– Stay hydrated by drinking water, unsweetened tea and coffee. Being sufficiently hydrated may help curb overeating.

– Pay attention to portion sizes. Measure portions with a food scale or use your hand as a reference.

– Cook at home more often to control ingredients and portions.

– Slow down and chew thoroughly while eating. This promotes fullness with less food.

Following a high protein, fiber-rich, whole food diet can help satisfy hunger while cutting calories for fat loss.

How Many Calories To Burn For Fat Loss

Creating a calorie deficit through diet is typically more impactful for weight loss than exercise alone. However, adding physical activity provides enormous health and fitness benefits.

Aim to burn 250-500 calories per day through exercise. This helps increase your calorie deficit for faster fat loss.

Here are some estimates for calories burned through various exercises:

Exercise Calories burned (for 185 lb / 84 kg person)*
Walking (3.5 mph) 300 calories per 60 minutes
Jogging (5 mph) 475 calories per 60 minutes
Hiking 370 calories per 60 minutes
Swimming (leisurely laps) 300 calories per 60 minutes
Bicycling (12-14 mph) 590 calories per 60 minutes
Weight Lifting (general) 220 calories per 60 minutes

*For a 125 lb (57 kg) person, multiply calories burned by 0.7. For a 205 lb (93 kg) person, multiply calories burned by 1.1.

Aim for a mix of cardio like walking, jogging or biking and strength training using weights, resistance bands or bodyweight exercises. This allows you to maximize fat burning while retaining and building muscle.

Shoot for at least 150-250 minutes of moderate intensity cardio exercise per week. This roughly equates to 30-60 minutes per day. You can start lower and gradually increase the duration and intensity.

Perform full body strength training 2-3 days per week. Work major muscle groups like legs, hips, back, chest, shoulders and arms. Lift challenging weights that fatigue muscles by the last few repetitions of each set.

By tailoring your exercise program and diet together, you can optimize your rate of fat loss and improve body composition. Adjust your calorie intake and exercise as needed over time based on your progress.

Example Fat Loss Plans

Here are two examples of calorie intake and exercise plans to safely lose 1-2 pounds of fat per week:

Example 1:

– TDEE: 2500 calories
– Daily Calorie Intake For Weight Loss: 2000 calories (500 calorie deficit)
– Exercise:
– 45 min walk (300 calories burned)
– 30 min jog (350 calories burned)
– 60 min weight lifting (220 calories burned)
– Total extra calories burned: 870
– Daily Calorie Deficit From Diet And Exercise: 500 + 870 = 1370 calories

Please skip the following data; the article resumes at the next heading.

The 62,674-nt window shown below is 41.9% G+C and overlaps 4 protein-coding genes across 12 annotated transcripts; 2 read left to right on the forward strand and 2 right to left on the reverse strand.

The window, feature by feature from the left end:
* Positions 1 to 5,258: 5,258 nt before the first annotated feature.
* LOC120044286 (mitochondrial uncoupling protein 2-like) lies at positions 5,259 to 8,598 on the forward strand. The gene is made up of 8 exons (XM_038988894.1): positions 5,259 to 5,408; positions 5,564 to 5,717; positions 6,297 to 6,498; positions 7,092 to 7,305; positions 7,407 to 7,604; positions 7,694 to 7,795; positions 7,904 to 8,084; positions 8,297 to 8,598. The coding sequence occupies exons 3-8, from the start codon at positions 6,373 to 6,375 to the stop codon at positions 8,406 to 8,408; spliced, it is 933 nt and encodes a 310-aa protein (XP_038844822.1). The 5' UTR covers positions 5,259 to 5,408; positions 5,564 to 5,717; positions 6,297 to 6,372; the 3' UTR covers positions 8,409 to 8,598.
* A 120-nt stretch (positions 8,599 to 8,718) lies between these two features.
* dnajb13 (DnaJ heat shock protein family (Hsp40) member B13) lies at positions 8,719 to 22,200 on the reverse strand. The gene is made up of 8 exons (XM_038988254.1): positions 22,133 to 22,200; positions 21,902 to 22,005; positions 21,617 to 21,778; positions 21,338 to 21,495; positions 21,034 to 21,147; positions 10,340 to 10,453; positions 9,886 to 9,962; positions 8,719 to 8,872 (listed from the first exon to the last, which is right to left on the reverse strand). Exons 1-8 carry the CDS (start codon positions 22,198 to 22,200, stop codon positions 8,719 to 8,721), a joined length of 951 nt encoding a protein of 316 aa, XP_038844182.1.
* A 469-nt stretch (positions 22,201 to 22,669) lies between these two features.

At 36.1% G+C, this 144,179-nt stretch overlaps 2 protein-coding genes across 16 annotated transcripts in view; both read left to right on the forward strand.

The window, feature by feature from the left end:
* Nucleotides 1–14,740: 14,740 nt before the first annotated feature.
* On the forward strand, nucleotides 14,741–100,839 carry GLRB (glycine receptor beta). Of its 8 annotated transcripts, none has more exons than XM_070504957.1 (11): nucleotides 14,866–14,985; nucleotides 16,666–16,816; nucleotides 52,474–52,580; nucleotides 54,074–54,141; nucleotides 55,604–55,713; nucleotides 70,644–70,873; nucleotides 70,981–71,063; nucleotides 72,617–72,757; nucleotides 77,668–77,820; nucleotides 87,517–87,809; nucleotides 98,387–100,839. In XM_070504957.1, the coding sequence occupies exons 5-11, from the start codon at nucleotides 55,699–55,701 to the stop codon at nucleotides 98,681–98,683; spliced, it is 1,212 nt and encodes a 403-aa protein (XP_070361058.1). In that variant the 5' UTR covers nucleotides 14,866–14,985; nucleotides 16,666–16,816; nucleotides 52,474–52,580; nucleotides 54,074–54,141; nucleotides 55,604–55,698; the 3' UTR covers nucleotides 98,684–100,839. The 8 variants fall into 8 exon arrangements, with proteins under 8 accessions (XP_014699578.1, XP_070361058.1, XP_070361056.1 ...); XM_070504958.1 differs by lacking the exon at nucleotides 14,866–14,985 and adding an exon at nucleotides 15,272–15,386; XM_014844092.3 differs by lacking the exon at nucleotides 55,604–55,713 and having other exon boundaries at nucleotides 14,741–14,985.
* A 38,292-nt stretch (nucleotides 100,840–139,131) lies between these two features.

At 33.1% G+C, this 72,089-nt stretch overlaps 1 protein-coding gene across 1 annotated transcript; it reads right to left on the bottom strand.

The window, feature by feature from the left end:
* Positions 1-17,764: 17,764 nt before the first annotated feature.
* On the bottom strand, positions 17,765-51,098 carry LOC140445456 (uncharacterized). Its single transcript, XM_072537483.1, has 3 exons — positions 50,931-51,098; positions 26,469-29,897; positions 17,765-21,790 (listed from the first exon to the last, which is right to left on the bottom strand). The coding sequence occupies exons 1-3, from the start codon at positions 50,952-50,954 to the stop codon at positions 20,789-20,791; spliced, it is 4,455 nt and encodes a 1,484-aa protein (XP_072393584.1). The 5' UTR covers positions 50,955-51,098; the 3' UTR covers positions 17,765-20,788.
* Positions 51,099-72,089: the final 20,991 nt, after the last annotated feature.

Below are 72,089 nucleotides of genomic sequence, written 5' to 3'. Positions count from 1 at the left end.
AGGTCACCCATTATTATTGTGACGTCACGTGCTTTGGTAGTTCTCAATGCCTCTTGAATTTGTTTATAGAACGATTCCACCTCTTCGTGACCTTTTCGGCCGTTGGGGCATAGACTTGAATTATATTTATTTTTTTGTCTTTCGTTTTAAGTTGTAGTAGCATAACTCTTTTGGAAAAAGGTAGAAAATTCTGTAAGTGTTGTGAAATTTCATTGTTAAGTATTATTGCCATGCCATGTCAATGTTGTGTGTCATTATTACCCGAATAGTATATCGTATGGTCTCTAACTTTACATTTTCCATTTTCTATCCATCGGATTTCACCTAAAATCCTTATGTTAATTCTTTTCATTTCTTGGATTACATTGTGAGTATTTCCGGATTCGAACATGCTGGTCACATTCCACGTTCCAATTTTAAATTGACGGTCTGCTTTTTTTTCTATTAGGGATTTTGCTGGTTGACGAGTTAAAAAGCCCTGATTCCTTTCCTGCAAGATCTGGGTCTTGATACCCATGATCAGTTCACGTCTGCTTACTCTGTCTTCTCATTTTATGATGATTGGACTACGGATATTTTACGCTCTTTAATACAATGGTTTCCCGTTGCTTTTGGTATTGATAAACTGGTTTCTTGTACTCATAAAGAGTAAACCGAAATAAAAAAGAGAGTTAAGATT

– Expected Weekly Fat Loss: 1.7 lbs

Example 2:

– TDEE: 3000 calories
– Daily Calorie Intake For Weight Loss: 2500 calories (500 calorie deficit)
– Exercise:
– 60 min cycling (450 calories burned)
– 30 min strength training (150 calories burned)
– Total extra calories burned: 600
– Daily Calorie Deficit From Diet And Exercise: 500 + 600 = 1100 calories
– Expected Weekly Fat Loss: 1.25 lbs

These examples create a reasonable daily calorie deficit through a combination of diet and exercise modifications for sustainable fat loss over time.

Tracking Progress

Be sure to track your rate of weight loss, energy levels and other metrics when reducing calories for fat loss. Aim to lose 1-2 pounds maximum per week. Losing weight faster than this can indicate too large of a calorie deficit.

Weigh yourself regularly under consistent conditions, preferably in the morning after using the bathroom. Take weekly body measurements as well. Pictures can also help track visual changes in your body composition.

Adjust your calorie intake and exercise as needed based on your rate of fat loss and how you feel overall. Your caloric needs may decrease as you lose weight. So continuing to monitor your progress and making modifications overtime is key.

Some temporary fluctuations in weight due to changes in water retention and bowel movements are normal. Pay attention to the overall trend in weight over a period of at least several weeks.

Staying patient, consistent and making sustainable diet and lifestyle changes leads to lasting fat loss and better health.


Creating a moderate calorie deficit of 500-1000 calories per day through diet and exercise is an effective strategy to lose fat at a rate of 1-2 pounds per week. Calculate your TDEE to estimate your maintenance calories. Then subtract 500 calories to determine your target intake for fat loss. Increase your deficit through 250-500 calories of cardio and strength training exercise daily. Focus on nutrient-dense whole foods that provide satisfaction. Track your rate of weight loss over time and adjust your calories as needed. Combining a controlled calorie intake with consistent exercise will help you successfully transform your body composition.